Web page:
PRESS RELEASE: Monday 9th May 2022
▲Herefordshire Council refused to accept the emergency infilling of four bridges on the route of a proposed greenway. (Credit: The HRE Group)
▲A bridge near Tadcaster was infilled under Class Q powers, but no consent has been given for its retention beyond the 12-month time limit. (Credit: The HRE Group)
Campaigners have revealed how National Highways was routinely attempting to exploit emergency development powers to force through the infilling of legacy rail bridges, most of which were in good condition.
The state-owned roads company manages the Historical Railways Estate (HRE) of 3,100 disused bridges, tunnels and viaducts on the Department for Transport’s behalf. A programme of infilling and demolition schemes was put on hold by the Government last summer after a masonry bridge at Great Musgrave, Cumbria was buried in 1,600 tonnes of aggregate and concrete despite being needed for a link between two heritage railways. Many civil engineers expressed shame and embarrassment at this act.
In September and October 2020, National Highways sent letters to local planning authorities informing them that 32 bridges would be infilled under permitted development powers – known in England as ‘Class Q’ – which allow temporary works to be undertaken in emergency situations and retained for up to 12 months.
One affected bridge near Saltash – engineered by Isambard Kingdom Brunel – had no meaningful defects and carried a little-used farm track, 200 metres from the nearest right of way. But National Highways told Cornwall Council that the structure was an “increasing risk to public safety” and must be infilled “to prevent an emergency arising”.
Now, an investigation by The HRE Group – an alliance of engineers, sustainable transport advocates and greenway developers – has revealed that, following the Great Musgrave controversy, the Brunel bridge and 14 others were removed from National Highways’ Major Works programme, whilst 16 more are still awaiting interventions at least 19 months after the Class Q letters were sent.
“There was no emergency at any of these structures and no prospect of one”, asserts Graeme Bickerdike, a member of The HRE Group. “National Highways redefined the English language to circumvent the need for planning permission, avoid scrutiny and impose its will.
“Class Q powers are intended for temporary measures – not permanent infilling – in situations presenting an imminent threat of death or injury, but National Highways was abusing them for planned asset management activities. How can ‘emergencies’ at 15 bridges have simply disappeared into the ether? Because they were perpetuated on the basis of deceit.”
Several local authorities rejected Class Q including Herefordshire Council where four structures on the route of a proposed greenway were threatened with infilling. National Highways was told to submit a planning application for the work which was then rejected.
“Herefordshire recognised the value of these historic feats as future assets from transport, heritage and ecology perspectives, and we trust others will do the same”, said Bickerdike.
Between November 2019 and March 2021, National Highways started four infill schemes under Class Q powers. Without written permission from the local planning authorities, all of them should since have been removed to comply with the 12-month time limit, but no such consents had been granted by mid-April and the infills remain in place.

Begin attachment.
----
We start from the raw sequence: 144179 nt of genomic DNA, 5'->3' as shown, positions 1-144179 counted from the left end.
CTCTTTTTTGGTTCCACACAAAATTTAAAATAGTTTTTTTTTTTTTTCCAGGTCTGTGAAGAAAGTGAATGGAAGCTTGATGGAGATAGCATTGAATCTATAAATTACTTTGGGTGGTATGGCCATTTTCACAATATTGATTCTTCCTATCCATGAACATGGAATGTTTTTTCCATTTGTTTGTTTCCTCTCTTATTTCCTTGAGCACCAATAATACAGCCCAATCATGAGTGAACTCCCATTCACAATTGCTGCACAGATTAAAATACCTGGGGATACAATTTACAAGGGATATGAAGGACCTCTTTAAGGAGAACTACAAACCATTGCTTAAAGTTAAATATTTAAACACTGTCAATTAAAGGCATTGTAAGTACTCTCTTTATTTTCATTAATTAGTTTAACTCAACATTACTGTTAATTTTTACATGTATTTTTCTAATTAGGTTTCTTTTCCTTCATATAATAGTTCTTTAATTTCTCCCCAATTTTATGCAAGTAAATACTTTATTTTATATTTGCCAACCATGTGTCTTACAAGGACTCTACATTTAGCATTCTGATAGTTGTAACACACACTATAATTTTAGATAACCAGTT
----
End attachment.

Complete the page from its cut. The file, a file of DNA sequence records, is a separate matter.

At Great Musgrave, Eden District Council recommended that National Highways stop infilling whilst planning requirements were reviewed, but the company refused and invoked Class Q to continue the work. The bridge was in generally good condition, with a handful of minor defects; these had an estimated repair bill of £20K. Instead the structure was infilled for £124K and National Highways now claims that restoring it for rail use could cost as much as £431K.
The Council subsequently insisted that retrospective planning permission must be obtained and the application – published on 8 April – received almost 800 objections in three weeks.
Councillor Phil Dew, chair of the Upper Eden Railway Heritage Partnership, said: “This was a case of cultural vandalism and desecration of a highly-valued structure. Any issues would have been far better resolved by maintaining the bridge in a proper way.
“I guess when you’re a national organisation and you’re dealing with what appears to be a relatively small group of people, it’s easy to ignore them and act with total impunity. The two railways have been ridden roughshod over. Lessons must be learned; National Highways needs to reconsider its policy and act in a responsible and proper manner.”
The company has recently agreed to seek planning permission for all future infill schemes as part of a new approach to its management of the Historical Railways Estate. Ministerial approval will also be required.
“These are positive steps in a better direction”, says Graeme Bickerdike, “but National Highways must draw a line under its damage and dishonesty at Great Musgrave by removing the infill. However we note that the company’s engineer has already raised the possibility of an appeal to the Secretary of State if planning permission is refused.”
National Highways’ budget for maintaining its legacy structures has been slashed from £13.16M last year to £8.79M in 2022/23, representing a 15% real-terms cut on its 2017 level.
Consultation on the Great Musgrave planning application runs until 16 May and a determination is expected to be made by the Council’s planning committee in June.